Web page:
Baybayin was syllabic in nature, meaning that each character represented a complete syllable, rather than a single sound, as represented by a letter in the modern Filipino alphabet.
Baybayin was used primarily in Luzon and the Visayas.
People in Mindanao primarily spoke Arabic, after the Islamic conversion, by the time the Spanish arrived, and Baybayin was largely forgotten in Mindanao (If you are a Muslim, you must be able to read the Koran, which is only officially written in Arabic).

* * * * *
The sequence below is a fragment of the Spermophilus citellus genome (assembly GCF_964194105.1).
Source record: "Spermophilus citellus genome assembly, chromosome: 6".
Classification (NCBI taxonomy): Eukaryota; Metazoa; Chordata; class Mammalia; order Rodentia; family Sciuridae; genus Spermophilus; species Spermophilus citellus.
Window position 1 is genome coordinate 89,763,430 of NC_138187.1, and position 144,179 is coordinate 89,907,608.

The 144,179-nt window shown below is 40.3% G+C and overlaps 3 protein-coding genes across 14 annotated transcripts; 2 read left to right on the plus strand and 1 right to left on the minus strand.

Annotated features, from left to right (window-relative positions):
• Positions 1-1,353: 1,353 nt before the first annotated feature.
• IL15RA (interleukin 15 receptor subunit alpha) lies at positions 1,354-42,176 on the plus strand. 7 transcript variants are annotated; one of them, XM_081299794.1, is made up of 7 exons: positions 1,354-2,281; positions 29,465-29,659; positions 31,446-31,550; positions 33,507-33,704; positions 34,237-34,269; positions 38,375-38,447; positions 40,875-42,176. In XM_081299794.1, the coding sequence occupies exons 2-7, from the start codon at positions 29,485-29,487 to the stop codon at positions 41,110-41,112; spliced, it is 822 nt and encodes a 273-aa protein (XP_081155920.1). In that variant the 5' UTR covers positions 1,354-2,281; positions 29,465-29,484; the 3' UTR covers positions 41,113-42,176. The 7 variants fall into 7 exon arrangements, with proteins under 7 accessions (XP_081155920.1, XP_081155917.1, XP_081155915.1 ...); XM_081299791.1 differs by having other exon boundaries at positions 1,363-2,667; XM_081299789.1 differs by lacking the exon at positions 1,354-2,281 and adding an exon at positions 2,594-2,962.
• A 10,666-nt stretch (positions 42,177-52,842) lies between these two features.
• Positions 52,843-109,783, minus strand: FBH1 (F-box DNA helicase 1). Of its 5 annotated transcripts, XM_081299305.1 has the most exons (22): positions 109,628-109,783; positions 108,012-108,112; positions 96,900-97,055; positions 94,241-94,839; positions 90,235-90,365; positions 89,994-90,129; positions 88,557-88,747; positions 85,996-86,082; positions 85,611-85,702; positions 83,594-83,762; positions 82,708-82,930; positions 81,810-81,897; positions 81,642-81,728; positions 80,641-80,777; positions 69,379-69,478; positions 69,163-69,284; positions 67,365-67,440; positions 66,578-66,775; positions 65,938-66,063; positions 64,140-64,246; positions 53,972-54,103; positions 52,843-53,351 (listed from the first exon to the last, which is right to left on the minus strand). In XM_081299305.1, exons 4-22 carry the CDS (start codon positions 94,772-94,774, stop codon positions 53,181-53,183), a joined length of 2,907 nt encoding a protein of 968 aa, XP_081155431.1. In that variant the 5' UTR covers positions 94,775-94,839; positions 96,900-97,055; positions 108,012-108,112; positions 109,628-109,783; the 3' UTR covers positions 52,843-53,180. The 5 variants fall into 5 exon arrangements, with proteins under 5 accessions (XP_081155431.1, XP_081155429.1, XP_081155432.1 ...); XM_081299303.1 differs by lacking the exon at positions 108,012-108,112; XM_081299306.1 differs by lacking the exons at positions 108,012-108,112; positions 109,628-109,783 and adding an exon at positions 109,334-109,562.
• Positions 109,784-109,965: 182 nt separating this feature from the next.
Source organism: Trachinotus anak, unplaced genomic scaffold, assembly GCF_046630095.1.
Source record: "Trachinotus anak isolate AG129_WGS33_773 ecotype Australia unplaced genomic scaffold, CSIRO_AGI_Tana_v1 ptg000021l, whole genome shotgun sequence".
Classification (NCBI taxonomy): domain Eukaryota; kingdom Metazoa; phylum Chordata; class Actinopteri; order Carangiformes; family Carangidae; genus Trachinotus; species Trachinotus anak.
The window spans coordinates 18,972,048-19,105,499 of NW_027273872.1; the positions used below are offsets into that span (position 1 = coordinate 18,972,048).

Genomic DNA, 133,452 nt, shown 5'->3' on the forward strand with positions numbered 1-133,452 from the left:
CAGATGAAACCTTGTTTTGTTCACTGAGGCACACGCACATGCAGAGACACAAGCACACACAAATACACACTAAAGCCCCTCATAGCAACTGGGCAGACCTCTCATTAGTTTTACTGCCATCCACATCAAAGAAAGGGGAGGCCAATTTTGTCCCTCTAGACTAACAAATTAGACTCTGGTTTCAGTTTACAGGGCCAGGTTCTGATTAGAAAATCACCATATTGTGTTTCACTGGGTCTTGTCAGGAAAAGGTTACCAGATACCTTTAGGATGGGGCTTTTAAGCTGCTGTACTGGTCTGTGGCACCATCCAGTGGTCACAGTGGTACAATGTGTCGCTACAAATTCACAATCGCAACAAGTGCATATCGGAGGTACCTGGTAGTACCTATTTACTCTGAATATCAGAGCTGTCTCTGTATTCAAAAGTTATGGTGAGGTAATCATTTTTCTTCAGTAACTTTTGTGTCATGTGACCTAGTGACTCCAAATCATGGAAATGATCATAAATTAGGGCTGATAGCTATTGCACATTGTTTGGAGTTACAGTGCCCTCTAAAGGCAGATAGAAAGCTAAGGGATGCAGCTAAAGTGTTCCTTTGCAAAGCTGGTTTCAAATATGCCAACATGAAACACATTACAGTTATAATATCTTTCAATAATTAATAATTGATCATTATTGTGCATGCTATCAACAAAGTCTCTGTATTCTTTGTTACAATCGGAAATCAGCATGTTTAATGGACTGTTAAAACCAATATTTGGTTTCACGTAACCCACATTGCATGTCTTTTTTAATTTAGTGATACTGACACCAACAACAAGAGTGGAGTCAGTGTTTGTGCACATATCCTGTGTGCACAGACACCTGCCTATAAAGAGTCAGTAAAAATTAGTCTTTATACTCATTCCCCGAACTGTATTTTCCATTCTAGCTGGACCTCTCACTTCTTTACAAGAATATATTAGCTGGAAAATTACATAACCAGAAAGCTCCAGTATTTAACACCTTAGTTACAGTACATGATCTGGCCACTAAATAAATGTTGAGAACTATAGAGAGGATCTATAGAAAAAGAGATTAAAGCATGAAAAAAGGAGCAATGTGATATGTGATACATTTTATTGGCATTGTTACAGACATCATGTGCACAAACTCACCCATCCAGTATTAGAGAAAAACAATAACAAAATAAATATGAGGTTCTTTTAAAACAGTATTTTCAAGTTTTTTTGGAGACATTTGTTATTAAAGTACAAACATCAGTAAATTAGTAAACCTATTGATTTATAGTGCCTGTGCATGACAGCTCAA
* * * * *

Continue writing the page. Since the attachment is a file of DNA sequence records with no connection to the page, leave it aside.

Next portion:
Many Friars noted with pride their destruction of “pagan” documents written in Baybayin, and most of the documents written by the ancient Filipinos were lost forever.
However, as this article noted in the beginning, “History is written by the victors”, and the Spanish used language as a means of control.
For the sound “O” or “U”, the kudlit is written below the symbol.